Acceptance

Acceptance

The last year has taught us many lessons. Perhaps the greatest for me is acceptance. We can’t control what happens to us. But we can control how we respond.

Acceptance of your current reality is the essence of the Stockdale Paradox, a concept which gave Jim Stockdale the courage to keep fighting during years as a prisoner of war in Hanoi.

My friend Dänna Wilberg shared this insight from philosopher Rob Talbett today, as if she knew I would write about that very thing tonight. (I love synchronicity.)

Acceptance is when you can look back and say, hey, I may not be OK with the fact that that happened, and I may not ever be, but there are new things in my mind and heart. New things to take my energy and attention. Things that actually deserve it. Things that don’t force me into having to accept anything I don’t want to or move on. Acceptance is tomorrow. Even if the pain is still there, you realize it may always be, and somehow, that’s OK.

As an author who recently tried my hand at fiction, I’ve discovered that my readers love it when I put a flawed protagonist into an untenable situation, where the scabs are ripped bare. She is forced to deal with her current situation and find the faith to believe that she can still prevail. My protagonist, Jessica Ramirez, feels responsibility for her father’s murder. Her obsession with righting that wrong gets her into a lot of trouble. Even when she exacts revenge, it doesn’t bring her peace. She’s still learning about acceptance. I am, too.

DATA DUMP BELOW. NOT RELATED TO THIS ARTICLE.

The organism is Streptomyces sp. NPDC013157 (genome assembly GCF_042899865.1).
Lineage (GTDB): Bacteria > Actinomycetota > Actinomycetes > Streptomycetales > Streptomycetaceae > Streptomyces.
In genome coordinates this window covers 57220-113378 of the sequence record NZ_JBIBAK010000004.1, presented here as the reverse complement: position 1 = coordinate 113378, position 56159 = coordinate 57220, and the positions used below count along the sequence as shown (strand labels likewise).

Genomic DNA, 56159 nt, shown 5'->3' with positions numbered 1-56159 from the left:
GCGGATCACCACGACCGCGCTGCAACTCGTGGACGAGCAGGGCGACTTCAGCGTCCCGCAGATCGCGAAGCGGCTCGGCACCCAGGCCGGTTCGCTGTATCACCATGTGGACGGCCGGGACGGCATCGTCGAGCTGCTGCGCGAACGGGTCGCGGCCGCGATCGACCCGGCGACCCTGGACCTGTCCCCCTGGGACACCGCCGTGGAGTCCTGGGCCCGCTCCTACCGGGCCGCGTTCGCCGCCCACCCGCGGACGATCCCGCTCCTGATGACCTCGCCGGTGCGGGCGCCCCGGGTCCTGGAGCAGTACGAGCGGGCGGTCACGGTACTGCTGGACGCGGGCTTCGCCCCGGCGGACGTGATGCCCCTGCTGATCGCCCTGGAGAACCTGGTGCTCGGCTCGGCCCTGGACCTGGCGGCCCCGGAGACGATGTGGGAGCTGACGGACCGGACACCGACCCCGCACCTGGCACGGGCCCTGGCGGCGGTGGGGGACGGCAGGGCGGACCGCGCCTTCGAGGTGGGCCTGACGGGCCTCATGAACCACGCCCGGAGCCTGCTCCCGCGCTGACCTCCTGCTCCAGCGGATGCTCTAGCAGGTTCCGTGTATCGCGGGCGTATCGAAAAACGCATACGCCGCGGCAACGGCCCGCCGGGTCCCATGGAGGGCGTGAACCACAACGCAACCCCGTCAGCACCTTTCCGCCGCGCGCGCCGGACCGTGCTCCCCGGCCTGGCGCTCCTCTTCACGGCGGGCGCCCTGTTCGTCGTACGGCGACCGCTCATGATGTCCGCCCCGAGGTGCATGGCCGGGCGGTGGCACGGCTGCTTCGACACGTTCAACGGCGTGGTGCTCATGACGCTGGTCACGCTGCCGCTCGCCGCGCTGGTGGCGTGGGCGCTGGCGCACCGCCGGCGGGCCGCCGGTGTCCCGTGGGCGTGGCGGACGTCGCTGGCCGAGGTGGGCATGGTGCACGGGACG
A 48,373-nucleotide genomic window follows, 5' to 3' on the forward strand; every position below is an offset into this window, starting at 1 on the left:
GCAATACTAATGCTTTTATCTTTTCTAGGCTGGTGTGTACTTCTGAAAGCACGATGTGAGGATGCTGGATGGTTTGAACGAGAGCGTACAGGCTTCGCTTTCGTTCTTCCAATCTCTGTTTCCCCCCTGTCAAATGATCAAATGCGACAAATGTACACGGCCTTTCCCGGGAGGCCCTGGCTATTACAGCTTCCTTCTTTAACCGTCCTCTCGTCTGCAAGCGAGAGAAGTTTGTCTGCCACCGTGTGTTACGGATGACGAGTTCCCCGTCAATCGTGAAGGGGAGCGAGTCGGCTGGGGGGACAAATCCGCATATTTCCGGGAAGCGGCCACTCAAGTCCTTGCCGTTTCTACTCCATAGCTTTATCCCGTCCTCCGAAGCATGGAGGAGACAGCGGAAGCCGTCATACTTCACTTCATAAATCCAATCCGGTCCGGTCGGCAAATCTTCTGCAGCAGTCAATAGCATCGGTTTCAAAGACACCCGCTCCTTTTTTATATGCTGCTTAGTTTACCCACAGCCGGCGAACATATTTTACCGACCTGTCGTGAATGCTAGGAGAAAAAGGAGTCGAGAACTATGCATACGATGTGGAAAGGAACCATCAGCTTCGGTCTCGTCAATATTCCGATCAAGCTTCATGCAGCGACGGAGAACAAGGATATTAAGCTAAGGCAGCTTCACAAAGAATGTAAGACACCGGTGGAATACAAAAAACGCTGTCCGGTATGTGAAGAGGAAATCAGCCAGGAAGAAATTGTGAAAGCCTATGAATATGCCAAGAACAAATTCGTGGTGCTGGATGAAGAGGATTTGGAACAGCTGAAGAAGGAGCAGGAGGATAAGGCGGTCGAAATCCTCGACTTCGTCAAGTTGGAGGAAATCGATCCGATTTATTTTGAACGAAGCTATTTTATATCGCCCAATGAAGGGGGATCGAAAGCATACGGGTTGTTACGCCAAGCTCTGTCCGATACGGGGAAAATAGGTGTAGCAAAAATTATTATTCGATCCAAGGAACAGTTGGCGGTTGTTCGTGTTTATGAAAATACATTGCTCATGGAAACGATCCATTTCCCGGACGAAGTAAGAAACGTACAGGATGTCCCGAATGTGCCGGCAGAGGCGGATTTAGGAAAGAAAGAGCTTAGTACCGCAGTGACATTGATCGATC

Rob’s advice that “acceptance is tomorrow” is wise. Tomorrow is where the action is; a new chapter we can write where the hero takes steps in the direction of new beginnings and discovers new ways to chase purpose and passion.

Acceptance of what was and what is may be uncomfortable. But ours is a lifelong adventure story that is constantly being told. We can’t create a meaningful next chapter without it.